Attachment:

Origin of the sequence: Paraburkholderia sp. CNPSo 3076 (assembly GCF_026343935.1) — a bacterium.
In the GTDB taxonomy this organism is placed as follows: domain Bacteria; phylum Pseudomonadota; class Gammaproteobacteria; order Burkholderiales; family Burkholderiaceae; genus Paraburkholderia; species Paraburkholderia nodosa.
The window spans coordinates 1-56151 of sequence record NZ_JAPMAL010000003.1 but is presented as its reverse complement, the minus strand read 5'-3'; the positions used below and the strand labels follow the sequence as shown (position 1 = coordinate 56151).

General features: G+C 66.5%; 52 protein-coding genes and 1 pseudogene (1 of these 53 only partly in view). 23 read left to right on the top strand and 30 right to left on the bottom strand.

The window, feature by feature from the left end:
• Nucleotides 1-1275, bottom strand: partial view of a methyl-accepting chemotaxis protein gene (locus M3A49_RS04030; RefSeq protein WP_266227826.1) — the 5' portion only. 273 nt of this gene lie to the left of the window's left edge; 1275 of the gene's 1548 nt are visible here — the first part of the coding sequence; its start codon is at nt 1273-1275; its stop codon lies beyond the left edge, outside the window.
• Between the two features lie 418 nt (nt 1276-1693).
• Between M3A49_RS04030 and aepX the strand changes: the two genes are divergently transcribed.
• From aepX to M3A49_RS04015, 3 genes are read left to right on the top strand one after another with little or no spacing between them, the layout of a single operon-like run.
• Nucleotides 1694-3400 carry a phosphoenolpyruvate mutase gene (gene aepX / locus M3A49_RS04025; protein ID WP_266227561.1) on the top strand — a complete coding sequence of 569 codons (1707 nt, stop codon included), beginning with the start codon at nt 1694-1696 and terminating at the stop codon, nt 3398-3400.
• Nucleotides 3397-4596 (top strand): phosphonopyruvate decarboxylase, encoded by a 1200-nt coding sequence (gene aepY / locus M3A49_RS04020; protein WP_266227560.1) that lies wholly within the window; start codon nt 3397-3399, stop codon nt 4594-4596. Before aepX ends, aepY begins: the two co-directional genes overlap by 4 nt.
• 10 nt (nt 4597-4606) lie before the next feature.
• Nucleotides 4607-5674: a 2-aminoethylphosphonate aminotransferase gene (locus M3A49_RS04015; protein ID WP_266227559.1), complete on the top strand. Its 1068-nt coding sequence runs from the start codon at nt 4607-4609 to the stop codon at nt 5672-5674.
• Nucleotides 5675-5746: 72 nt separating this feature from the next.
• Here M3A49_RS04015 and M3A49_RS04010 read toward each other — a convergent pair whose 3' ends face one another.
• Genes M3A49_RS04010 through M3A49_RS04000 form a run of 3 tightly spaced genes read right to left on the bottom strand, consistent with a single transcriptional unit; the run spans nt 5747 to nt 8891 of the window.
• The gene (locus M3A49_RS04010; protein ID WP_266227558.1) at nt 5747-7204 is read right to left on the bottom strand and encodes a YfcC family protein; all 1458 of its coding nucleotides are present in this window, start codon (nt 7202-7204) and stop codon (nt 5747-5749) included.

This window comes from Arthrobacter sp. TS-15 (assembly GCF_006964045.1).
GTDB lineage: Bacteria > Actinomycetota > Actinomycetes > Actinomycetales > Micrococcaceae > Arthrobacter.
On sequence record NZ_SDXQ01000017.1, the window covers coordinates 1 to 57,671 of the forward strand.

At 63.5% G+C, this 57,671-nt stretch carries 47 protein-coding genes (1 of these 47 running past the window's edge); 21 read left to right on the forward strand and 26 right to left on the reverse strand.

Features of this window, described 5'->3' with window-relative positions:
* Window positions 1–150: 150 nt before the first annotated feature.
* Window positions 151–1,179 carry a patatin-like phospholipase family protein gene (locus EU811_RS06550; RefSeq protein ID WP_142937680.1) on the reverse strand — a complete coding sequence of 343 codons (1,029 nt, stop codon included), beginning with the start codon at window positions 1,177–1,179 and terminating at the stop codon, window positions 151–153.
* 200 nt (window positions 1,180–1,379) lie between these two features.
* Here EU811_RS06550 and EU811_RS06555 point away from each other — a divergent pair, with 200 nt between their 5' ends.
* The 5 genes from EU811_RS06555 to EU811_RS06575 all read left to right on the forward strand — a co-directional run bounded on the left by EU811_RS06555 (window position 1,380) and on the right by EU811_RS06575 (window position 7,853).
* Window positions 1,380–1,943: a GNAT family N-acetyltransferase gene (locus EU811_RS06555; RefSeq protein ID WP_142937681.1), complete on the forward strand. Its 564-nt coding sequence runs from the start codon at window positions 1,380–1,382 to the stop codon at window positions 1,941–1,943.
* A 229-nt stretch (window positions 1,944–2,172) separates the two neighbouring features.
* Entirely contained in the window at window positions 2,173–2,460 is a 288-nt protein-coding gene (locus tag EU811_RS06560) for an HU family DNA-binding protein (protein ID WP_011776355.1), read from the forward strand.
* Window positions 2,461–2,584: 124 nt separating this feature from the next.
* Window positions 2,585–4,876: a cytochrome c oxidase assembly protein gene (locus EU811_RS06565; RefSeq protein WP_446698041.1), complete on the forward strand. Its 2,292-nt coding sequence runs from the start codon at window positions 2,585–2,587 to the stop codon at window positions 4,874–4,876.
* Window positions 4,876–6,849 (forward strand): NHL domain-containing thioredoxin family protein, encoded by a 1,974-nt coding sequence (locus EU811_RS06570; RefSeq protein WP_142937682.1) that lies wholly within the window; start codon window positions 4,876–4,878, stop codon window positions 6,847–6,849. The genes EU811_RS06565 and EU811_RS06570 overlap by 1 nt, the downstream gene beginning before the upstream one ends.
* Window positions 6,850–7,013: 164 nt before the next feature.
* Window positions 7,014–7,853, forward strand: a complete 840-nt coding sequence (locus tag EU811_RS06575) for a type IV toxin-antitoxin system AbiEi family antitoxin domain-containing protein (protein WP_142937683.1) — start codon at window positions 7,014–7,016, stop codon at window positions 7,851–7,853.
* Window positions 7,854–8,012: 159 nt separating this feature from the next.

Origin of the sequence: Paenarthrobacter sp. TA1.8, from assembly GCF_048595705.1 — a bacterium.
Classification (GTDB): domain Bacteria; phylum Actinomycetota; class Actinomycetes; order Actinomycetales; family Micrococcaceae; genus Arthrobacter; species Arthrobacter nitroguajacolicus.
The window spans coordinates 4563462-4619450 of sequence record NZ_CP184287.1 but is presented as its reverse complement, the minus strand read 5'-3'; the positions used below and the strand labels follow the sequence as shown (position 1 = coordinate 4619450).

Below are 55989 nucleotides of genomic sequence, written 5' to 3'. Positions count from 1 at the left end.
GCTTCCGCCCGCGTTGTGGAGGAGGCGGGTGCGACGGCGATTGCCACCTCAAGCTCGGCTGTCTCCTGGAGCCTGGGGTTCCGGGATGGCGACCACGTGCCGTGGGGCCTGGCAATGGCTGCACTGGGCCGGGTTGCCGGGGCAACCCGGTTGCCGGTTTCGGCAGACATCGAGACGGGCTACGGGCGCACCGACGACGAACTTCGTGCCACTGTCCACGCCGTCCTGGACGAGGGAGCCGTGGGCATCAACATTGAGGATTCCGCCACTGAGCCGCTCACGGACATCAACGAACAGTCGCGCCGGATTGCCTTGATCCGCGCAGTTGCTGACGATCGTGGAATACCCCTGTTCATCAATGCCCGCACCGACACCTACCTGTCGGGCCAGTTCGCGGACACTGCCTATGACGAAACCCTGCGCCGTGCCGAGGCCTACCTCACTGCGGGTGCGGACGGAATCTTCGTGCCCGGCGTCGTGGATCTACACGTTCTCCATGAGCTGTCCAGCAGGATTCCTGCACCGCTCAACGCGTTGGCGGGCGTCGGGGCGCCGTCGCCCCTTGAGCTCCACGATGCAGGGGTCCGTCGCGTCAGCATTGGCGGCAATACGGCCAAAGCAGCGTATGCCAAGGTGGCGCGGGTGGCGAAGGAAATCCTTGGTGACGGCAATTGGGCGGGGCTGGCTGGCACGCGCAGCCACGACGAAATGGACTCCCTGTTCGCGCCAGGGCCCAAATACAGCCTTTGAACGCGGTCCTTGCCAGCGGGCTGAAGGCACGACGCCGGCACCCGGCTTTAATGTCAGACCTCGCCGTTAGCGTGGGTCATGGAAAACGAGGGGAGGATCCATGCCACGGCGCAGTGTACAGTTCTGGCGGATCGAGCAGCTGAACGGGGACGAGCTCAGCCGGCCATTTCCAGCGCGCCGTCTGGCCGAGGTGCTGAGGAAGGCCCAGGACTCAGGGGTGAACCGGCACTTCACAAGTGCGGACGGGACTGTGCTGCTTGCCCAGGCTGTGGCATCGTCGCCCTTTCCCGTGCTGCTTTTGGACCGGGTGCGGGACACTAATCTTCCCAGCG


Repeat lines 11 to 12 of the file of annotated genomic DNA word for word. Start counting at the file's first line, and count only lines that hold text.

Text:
• Nucleotides 3397-4596 (top strand): phosphonopyruvate decarboxylase, encoded by a 1200-nt coding sequence (gene aepY / locus M3A49_RS04020; protein WP_266227560.1) that lies wholly within the window; start codon nt 3397-3399, stop codon nt 4594-4596. Before aepX ends, aepY begins: the two co-directional genes overlap by 4 nt.
• 10 nt (nt 4597-4606) lie before the next feature.